a = ω2R.
Acceleration without changing speed
And yet, why does a body with acceleration directed toward the center not move faster and does not move closer to the center of rotation? The answer lies in the very formulation of acceleration. The facts show that driving in a circle is real, but in order to maintain it, acceleration directed towards the center is required. Under the action of a force caused by this acceleration, a change in the amount of motion occurs, as a result of which the trajectory of motion constantly bends, changing the direction of the velocity vector all the time, but not changing its absolute value. Moving in a circle, our long-suffering stone rushes inward, otherwise it would continue to move on a tangent. Every moment of time, leaving on a tangent, the stone is attracted to the center, but does not fall into it. Another example of centripetal acceleration can be a water skier, describing small circles on the water.Athlete's figure is tilted; he seems to fall, continuing to move and leaning forward.
Thus, we can conclude that acceleration does not increase the speed of the body, since the velocity and acceleration vectors are perpendicular to each other. Adding to the velocity vector, acceleration only changes the direction of motion and keeps the body in orbit.
Excess safety margin
In the previous experience we dealt with an ideal rope that was not torn. But, let's say, our rope is the most common, and you can even calculate the effort, after which it will simply break. In order to calculate this force, it is sufficient to compare the safety margin of the rope with the load that it experiences in the process of the stone rotation. By rotating the stone at a faster speed, you give it a greater amount of movement, and therefore a greater acceleration.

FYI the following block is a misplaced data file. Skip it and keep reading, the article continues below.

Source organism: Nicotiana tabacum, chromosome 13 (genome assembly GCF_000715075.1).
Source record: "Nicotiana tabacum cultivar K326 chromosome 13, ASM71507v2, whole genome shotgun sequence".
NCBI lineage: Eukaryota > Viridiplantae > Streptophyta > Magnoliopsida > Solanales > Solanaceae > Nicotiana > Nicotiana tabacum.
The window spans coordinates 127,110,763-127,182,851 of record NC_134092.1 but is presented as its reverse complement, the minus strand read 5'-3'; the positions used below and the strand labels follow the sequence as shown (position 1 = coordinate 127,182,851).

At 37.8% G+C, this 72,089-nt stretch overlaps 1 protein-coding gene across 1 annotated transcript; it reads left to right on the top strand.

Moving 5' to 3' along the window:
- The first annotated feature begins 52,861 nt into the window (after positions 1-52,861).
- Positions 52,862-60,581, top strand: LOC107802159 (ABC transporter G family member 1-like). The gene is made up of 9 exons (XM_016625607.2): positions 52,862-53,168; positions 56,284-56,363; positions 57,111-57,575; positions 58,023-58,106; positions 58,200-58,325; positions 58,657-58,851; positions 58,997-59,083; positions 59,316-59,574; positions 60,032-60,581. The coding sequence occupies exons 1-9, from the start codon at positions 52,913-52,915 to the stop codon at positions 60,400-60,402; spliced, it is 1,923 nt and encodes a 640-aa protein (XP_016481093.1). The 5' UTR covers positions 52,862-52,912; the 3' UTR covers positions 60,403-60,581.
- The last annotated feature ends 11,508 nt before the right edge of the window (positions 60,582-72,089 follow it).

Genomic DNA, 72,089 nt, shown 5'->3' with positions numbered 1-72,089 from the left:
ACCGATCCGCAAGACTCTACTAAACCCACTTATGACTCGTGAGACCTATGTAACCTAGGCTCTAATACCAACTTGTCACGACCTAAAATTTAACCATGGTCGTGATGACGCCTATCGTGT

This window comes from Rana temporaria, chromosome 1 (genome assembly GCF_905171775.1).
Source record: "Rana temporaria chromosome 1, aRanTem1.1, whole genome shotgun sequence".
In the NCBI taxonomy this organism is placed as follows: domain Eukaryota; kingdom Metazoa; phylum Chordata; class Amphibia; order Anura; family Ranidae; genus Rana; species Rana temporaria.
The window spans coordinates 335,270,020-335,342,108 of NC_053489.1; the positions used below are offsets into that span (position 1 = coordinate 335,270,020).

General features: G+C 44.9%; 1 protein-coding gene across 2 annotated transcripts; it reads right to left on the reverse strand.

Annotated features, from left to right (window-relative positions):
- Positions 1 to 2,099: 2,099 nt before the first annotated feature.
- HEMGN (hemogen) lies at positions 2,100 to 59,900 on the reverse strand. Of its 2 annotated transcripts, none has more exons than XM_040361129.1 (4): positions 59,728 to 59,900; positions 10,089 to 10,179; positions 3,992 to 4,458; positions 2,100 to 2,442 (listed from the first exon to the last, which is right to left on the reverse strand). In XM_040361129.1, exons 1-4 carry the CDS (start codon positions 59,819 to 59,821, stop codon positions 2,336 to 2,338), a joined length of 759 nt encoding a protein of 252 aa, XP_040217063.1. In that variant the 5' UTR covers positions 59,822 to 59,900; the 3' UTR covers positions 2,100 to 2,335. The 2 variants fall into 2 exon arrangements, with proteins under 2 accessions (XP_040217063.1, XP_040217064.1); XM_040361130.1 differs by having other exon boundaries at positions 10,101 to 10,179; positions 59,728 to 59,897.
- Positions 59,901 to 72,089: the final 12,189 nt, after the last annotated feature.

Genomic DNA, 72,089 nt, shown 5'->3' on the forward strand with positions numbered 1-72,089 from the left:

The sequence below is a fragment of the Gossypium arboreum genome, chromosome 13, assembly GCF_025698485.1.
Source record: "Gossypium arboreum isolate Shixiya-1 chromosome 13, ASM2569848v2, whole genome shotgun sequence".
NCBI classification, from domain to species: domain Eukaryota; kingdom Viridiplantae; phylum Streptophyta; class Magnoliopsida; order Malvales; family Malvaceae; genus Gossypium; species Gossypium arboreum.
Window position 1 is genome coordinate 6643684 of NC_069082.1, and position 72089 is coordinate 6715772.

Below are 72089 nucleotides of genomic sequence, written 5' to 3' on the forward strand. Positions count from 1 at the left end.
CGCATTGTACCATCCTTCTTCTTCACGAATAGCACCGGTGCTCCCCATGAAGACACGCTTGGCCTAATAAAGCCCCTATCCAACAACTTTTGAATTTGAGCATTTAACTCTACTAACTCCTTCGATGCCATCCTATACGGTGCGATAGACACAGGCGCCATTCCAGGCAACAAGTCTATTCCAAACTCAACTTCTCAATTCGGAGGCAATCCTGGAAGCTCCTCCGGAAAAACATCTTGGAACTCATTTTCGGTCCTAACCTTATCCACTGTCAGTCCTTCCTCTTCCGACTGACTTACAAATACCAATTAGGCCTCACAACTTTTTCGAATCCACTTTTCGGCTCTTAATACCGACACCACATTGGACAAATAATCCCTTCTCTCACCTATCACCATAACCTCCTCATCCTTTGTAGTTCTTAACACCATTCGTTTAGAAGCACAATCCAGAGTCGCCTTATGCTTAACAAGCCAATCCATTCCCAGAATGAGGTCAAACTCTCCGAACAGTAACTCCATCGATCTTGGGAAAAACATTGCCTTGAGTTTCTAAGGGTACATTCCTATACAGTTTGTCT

With a diameter of jute rope of about 20 mm, its tensile strength is about 26 kN. It is noteworthy that the length of the rope does not appear anywhere. By rotating a load of 1 kg in size on a rope with a radius of 1 m, it can be calculated that the linear velocity required to break it is 26 x 103= 1kg x V2/ 1 m. Thus, the speed, which is dangerous to exceed, will be equal to √26 x 103= 161 m / s.
When considering the experience, we neglected the action of gravity, since at such high speeds its effect is negligible. But you can see that when unwinding a long rope, the body describes a more complex trajectory and gradually approaches the ground.
If you transfer the laws of motion in a circle to space and apply them to the motion of celestial bodies, you can rediscover a few long-known formulas. For example, the force with which a body is attracted to the Earth is known by the formula:
F = m * g.
In our case, the factor g is the very centripetal acceleration, which was derived from the previous formula. Only in this case, the role of a stone will be performed by a celestial body, attracted to the Earth, and the role of a rope is the force of gravity. The multiplier g will be expressed through the radius of our planet and the speed of its rotation.
The essence of centripetal acceleration is the hard and thankless job of keeping a moving body in orbit. There is a paradoxical case when, with constant acceleration, the body does not change the magnitude of its speed. For the untrained mind, such a statement is rather paradoxical.Nevertheless, in the calculation of the motion of an electron around the nucleus, and in the calculation of the speed of rotation of a star around a black hole, the centripetal acceleration plays not the last role.